California’s Proposition 8, an amendment to the California state Constitution revoking the right of same-sex couples to marry, was passed by popular referendum in November 2008. It has been struck down twice in federal court as unconstitutional, both in trial and on appeal.
On June 5, the Ninth Circuit Federal Court of Appeals denied a motion for a second appeal before a panel of 11 justices. This started the clock a 90-day window for Prop 8 proponents to petition the Supreme Court for a writ of certiorari to argue the case at their final venue.
Although they have yet to file the paperwork, proponents have been unequivocal in their intention to do so. Alliance Defense Fund attorney Charles Cooper told Metro Weekly’s Chris Geidner:
“We’re pleased to petition the Court to hear this case. The lower court opinions were little more than an attack on the character and judgment of millions of Californians, and those decisions essentially ignored all relevant Supreme Court and appellate court precedent. We are hopeful and confident that the Supreme Court will review the 9th Circuit’s decision.”
The question becomes, is it preferable for the LGBT movement if the court grants their request? Or denies it?
The excitement surrounding the Prop 8 case was all about the potential for the case to ultimately affirm a fundamental right to marry to same-sex couples across the entire United States. And it began with that promise, for sure. This was the force driving American Foundation for Equal Rights and co-counsels Ted Olsen and David Boies.
But a funny thing happened along the way; that wasn’t what the appeals court found.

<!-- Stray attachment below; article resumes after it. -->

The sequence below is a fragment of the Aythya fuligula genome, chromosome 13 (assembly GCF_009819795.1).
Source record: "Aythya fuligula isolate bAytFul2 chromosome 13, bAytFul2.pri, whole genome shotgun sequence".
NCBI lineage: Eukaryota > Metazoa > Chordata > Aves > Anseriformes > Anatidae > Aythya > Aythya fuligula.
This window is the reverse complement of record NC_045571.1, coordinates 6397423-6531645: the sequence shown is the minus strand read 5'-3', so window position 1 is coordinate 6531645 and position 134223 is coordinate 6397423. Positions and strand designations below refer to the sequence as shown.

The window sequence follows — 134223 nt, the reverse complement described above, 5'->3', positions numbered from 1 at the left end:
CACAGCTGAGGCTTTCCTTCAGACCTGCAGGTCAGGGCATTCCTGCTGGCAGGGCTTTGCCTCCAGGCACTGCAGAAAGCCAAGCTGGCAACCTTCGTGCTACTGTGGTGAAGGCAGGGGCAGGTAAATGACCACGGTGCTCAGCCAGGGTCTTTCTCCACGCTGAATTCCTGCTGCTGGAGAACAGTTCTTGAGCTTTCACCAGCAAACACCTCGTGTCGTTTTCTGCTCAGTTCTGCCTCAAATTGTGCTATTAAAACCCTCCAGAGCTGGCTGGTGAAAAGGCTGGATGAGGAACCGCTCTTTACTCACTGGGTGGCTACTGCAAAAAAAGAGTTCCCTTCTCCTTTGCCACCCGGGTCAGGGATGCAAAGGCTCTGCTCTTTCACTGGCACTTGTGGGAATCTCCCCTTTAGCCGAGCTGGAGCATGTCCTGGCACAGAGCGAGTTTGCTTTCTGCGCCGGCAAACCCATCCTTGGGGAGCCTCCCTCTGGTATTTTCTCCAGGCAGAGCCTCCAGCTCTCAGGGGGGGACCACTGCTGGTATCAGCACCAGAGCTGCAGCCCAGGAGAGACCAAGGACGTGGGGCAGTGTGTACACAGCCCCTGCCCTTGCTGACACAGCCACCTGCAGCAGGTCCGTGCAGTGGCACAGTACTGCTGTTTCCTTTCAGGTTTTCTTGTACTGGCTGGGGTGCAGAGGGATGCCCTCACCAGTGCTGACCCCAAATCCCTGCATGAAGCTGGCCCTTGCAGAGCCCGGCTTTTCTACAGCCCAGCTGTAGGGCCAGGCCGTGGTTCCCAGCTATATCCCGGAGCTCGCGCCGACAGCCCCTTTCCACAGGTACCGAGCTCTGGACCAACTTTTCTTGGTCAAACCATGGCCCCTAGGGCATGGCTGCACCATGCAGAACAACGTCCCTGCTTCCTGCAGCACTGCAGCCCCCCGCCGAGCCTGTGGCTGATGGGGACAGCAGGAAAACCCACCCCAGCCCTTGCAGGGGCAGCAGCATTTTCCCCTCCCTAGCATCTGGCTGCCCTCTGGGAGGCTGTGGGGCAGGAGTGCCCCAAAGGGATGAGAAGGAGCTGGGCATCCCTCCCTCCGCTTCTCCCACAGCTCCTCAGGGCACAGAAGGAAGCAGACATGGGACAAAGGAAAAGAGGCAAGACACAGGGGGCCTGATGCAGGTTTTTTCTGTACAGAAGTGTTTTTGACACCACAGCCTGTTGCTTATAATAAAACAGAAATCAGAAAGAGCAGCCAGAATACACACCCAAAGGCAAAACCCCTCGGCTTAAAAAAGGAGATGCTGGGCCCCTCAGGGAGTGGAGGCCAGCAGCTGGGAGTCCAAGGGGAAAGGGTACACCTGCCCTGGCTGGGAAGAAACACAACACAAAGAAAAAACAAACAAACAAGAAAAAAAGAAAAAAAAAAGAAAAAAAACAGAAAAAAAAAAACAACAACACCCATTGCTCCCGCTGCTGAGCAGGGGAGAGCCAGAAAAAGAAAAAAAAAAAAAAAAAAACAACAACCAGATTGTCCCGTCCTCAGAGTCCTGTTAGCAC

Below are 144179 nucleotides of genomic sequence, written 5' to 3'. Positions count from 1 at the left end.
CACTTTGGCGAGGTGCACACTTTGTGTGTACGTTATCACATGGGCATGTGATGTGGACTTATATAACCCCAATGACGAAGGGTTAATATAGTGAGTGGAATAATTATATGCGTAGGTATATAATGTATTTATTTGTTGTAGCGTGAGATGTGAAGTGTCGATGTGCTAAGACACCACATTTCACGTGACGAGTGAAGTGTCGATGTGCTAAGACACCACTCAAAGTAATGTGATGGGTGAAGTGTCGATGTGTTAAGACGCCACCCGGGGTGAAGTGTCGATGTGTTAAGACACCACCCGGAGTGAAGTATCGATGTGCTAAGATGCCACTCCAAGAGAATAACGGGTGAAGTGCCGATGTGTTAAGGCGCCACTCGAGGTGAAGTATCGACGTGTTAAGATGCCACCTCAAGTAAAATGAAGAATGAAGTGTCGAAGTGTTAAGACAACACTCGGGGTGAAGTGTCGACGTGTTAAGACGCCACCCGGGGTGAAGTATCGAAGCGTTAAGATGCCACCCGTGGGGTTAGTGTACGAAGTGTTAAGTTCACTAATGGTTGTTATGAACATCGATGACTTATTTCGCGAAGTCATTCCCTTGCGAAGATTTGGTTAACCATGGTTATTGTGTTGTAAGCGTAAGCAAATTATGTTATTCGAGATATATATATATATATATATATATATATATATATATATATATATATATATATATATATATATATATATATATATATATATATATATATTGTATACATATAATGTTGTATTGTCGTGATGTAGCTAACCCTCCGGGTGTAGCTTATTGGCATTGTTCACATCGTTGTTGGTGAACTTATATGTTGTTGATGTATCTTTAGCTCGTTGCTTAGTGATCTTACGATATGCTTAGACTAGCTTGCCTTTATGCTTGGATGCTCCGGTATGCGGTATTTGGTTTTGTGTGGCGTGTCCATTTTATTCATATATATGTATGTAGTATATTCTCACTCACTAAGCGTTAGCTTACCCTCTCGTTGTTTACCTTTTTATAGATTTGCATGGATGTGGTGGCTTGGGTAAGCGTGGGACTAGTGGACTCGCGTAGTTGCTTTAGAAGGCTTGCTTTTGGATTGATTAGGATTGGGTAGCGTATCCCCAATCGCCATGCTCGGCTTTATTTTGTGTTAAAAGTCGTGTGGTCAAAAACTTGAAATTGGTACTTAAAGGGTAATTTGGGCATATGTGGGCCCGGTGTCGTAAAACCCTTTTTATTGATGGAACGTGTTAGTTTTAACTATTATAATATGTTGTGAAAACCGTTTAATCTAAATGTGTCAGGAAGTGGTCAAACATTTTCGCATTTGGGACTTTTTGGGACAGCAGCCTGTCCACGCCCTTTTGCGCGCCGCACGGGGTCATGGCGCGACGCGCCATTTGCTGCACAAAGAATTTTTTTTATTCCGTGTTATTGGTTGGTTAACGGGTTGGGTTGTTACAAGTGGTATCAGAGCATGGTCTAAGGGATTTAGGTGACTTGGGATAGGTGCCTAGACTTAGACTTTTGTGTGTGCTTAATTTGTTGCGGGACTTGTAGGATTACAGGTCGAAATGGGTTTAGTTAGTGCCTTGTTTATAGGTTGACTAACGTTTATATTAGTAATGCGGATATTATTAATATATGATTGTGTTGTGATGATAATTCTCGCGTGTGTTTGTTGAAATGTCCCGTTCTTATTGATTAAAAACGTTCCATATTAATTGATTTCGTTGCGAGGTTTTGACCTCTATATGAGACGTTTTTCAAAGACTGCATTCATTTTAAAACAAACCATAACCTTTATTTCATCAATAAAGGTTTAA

The appellate judges managed to sidestep the key question: “Does the Constitution endow LGBT couples with a fundamental right to marriage?” They took pains to make explicit that isn’t what they are saying. From the ruling:
Whether under the Constitution same-sex couples may ever be denied the right to marry, a right has that has long been enjoyed by opposite-sex couples, is an important and highly controversial question. … We need not and do not answer the broader question in this case, however…
The Prop 8 Appeals ruling essentially applies only to the state of California, and only to this particular statute having been enacted under these unique circumstances (having attained the right to marry, then having it taken away by popular vote). These are not circumstances that have been repeated in other states.
Broadly, if the Supreme Court takes the case, the nine justices will have the opportunity to reject the appeals ruling, agree with the appeals ruling, or agree and expand its scope.
Their ruling would need to be more expansive to strike down the 30-odd state gay marriage bans and deliver the universal right to marriage equality to America. This would be the grand prize and, of course, the entire impetus for arguing it before the Supreme Court of the United States. But, I am convinced the chances that the Supreme Court will make such an expansion are, at best, quite remote.
Convincing the Court to expand the appeals ruling outside the bounds of California and beyond this specific statute and specific circumstances will be the task of Olsen and Boies, should they get the chance. And I have complete confidence they are the finest team to make that argument.
But all judges are trained and even obliged by judicial restraint to deliver as narrow a ruling as possible. We don’t like it in this case, but it is, in general, a wise guiding principle of jurisprudence (at least we appreciate it for the likes of Justice Scalia).
The nine have been handed on a silver platter a perfect opportunity to say, “Yes, the Ninth got it right, the gays in California can marry. The rest of you, we’re really not sure. Fiddle-dee-dee, we’ll think about that tomorrow.” And given the very tiny, incremental steps we’ve seen in the federal LGBT court cases, the over-abundance of caution, I think they will probably leap at that opportunity.